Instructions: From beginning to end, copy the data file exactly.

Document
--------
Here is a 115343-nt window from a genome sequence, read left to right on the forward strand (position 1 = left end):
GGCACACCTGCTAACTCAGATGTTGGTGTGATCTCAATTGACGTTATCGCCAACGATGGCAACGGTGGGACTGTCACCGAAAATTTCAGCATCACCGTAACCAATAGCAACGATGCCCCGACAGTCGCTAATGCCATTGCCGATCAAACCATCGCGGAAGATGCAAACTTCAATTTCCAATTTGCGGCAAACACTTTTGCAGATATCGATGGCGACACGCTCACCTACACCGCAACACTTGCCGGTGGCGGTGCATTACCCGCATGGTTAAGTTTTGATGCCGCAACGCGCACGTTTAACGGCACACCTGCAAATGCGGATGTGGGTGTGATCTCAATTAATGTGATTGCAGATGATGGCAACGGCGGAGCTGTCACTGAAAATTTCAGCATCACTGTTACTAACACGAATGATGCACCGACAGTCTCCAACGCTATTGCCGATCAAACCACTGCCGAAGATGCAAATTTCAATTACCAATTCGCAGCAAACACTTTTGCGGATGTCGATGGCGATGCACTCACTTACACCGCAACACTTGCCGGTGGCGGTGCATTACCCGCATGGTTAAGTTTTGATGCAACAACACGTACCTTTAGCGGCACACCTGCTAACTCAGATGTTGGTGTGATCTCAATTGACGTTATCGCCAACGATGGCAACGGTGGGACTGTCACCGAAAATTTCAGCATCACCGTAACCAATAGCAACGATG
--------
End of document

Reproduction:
Here is a 115343-nt window from a genome sequence, read left to right on the forward strand (position 1 = left end):
GGCACACCTGCTAACTCAGATGTTGGTGTGATCTCAATTGACGTTATCGCCAACGATGGCAACGGTGGGACTGTCACCGAAAATTTCAGCATCACCGTAACCAATAGCAACGATGCCCCGACAGTCGCTAATGCCATTGCCGATCAAACCATCGCGGAAGATGCAAACTTCAATTTCCAATTTGCGGCAAACACTTTTGCAGATATCGATGGCGACACGCTCACCTACACCGCAACACTTGCCGGTGGCGGTGCATTACCCGCATGGTTAAGTTTTGATGCCGCAACGCGCACGTTTAACGGCACACCTGCAAATGCGGATGTGGGTGTGATCTCAATTAATGTGATTGCAGATGATGGCAACGGCGGAGCTGTCACTGAAAATTTCAGCATCACTGTTACTAACACGAATGATGCACCGACAGTCTCCAACGCTATTGCCGATCAAACCACTGCCGAAGATGCAAATTTCAATTACCAATTCGCAGCAAACACTTTTGCGGATGTCGATGGCGATGCACTCACTTACACCGCAACACTTGCCGGTGGCGGTGCATTACCCGCATGGTTAAGTTTTGATGCAACAACACGTACCTTTAGCGGCACACCTGCTAACTCAGATGTTGGTGTGATCTCAATTGACGTTATCGCCAACGATGGCAACGGTGGGACTGTCACCGAAAATTTCAGCATCACCGTAACCAATAGCAACGATG